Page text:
Tuesday, November 09, 2004

EUbusiness - Iran mulls critical nuclear decision

EUbusiness - Iran mulls critical nuclear decision: "Iran mulls critical nuclear decision 09/11/2004

Iran was Tuesday considering whether to approve a tentative agreement with Britain, France and Germany aimed at limiting its nuclear activities and easing international suspicions.
In the latest critical phase in the Islamic republic's stand-off with the UN nuclear watchdog, the International Aomic Energy Agency (IAEA), the clerical leadership has just days to avoid being referred to the Security Council for posssible sanctions.
An Iranian negotiator announced Sunday that Iran and the European Union's "big three" -- Britain, France and Germany -- managed to strike a "preliminary agreement" to avert a confrontation after two days of tough talks in Paris.
The accord is centered on demands that Iran maintain and widen a suspension of its sensitive uranium enrichment activities.
According to European diplomats, the tentative deal still contains several sticking points -- including the length and extent of any halt on fuel cycle work.
The Europeans had been hoping that Iran abandon its fuel cycle work altogether, but Iran appears only willing to implement a temporary halt pending completion of a nearly two-year-old IAEA probe of its atomic drive.
"If the Europeans are rational, we can make some assurances ... but if they put their foot down, then our attitude will change," powerful former president Akbar Hashemi Rafsanjani was quoted Tuesday as saying by Hamshahri newspaper.
"This technology has been achieved by our people by our own means, and others cannot put an end to it," said Rafsanjani.
The United States accuses Iran of secretly trying to develop nuclear weapons and wants the IAEA's board, which meets in Vienna on November 25, to refer the matter to New York. Iran says it only wants to generate electricity.
The IAEA is apparently holding up publication of a report on Iran until next week in order to have an eventual EU-Iranian agreement included in the text, a key document for the November 25 meeting, diplomats said.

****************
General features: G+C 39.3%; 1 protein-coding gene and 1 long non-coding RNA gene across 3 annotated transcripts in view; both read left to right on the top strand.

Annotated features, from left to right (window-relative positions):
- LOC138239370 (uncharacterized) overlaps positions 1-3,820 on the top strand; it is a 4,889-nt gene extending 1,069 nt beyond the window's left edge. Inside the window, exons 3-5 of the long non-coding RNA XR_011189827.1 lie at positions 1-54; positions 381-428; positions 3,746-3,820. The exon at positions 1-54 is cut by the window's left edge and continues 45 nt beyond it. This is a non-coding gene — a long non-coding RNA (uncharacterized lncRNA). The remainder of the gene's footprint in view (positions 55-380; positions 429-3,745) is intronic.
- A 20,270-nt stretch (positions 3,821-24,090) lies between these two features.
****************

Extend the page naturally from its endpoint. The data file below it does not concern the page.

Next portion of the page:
The 25-nation EU, in talks led by Britain, France and Germany that started in October, has so far said that Iran must indefinitely and fully suspend uranium enrichment activities.
But Iran insists its right to enrichment can not be called into question.
Enriched uranium, depending on its purity, can be used as fuel for a civilian power reactor or as the core of a nuclear weapon. Enrichment for peaceful purposes is allowed under the nuclear Non-Proliferation Treaty (NPT), of which Iran is a signatory.
"Iran is pushing for a time-specific duration, namely six months," a foreign diplomat said, but the European trio "refused and said the suspension must be maintained until a long-term agreement is reached" between Iran and the EU.
A second diplomat close to the talks said the European formula "is a clear-cut suspension, no doubt about it. It is tied to the (ongoing) talks and the talks are indefinite."
That question is now being discussed at the top of the Iranian regime.
"Nothing will be done without the approval of the supreme leader," Ayatollah Ali Khamenei, the spokesman for the Iranian parliament's foreign affairs and national security commission, Kazem Jalali, told AFP.
But both the so-called EU-3 and the Iranian side are under pressure from critics of the diplomacy.
US Assistant Secretary of State for arms control Stephen Rademaker said in Vienna on Tuesday that Washington was "very sceptical of Iran's good faith in these negotiations", even if it would "not stand in the way of their effort".
In Iran, the hardline Jomhuri Islami paper criticised the Paris talks as a "climbdown" by Iranian negotiators.
"We have to give up this doomed game right now. It is a big mistake for Iran to again accept a suspension even if it can decide the length," the paper wrote, calling IAEA chief Mohamed ElBaradei and the Europeans "charlatans"."


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